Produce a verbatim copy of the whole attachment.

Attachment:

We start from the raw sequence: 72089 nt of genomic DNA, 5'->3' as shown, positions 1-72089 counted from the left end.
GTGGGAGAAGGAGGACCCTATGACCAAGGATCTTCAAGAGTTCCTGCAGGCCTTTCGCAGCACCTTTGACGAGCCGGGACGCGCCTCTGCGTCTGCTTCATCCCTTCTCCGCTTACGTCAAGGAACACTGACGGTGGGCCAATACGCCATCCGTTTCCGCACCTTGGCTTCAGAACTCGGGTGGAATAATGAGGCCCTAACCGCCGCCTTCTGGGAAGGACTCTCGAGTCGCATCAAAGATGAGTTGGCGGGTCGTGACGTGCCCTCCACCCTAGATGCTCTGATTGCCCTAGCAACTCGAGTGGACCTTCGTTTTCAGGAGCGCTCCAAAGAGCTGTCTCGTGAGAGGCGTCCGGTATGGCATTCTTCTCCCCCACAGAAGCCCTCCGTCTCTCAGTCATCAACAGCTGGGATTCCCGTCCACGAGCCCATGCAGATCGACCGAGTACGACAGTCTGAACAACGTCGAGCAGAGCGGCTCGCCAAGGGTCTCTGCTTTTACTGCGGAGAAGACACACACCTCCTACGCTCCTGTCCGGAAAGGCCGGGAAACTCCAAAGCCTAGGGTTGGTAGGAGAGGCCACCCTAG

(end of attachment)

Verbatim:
We start from the raw sequence: 72089 nt of genomic DNA, 5'->3' as shown, positions 1-72089 counted from the left end.
GTGGGAGAAGGAGGACCCTATGACCAAGGATCTTCAAGAGTTCCTGCAGGCCTTTCGCAGCACCTTTGACGAGCCGGGACGCGCCTCTGCGTCTGCTTCATCCCTTCTCCGCTTACGTCAAGGAACACTGACGGTGGGCCAATACGCCATCCGTTTCCGCACCTTGGCTTCAGAACTCGGGTGGAATAATGAGGCCCTAACCGCCGCCTTCTGGGAAGGACTCTCGAGTCGCATCAAAGATGAGTTGGCGGGTCGTGACGTGCCCTCCACCCTAGATGCTCTGATTGCCCTAGCAACTCGAGTGGACCTTCGTTTTCAGGAGCGCTCCAAAGAGCTGTCTCGTGAGAGGCGTCCGGTATGGCATTCTTCTCCCCCACAGAAGCCCTCCGTCTCTCAGTCATCAACAGCTGGGATTCCCGTCCACGAGCCCATGCAGATCGACCGAGTACGACAGTCTGAACAACGTCGAGCAGAGCGGCTCGCCAAGGGTCTCTGCTTTTACTGCGGAGAAGACACACACCTCCTACGCTCCTGTCCGGAAAGGCCGGGAAACTCCAAAGCCTAGGGTTGGTAGGAGAGGCCACCCTAG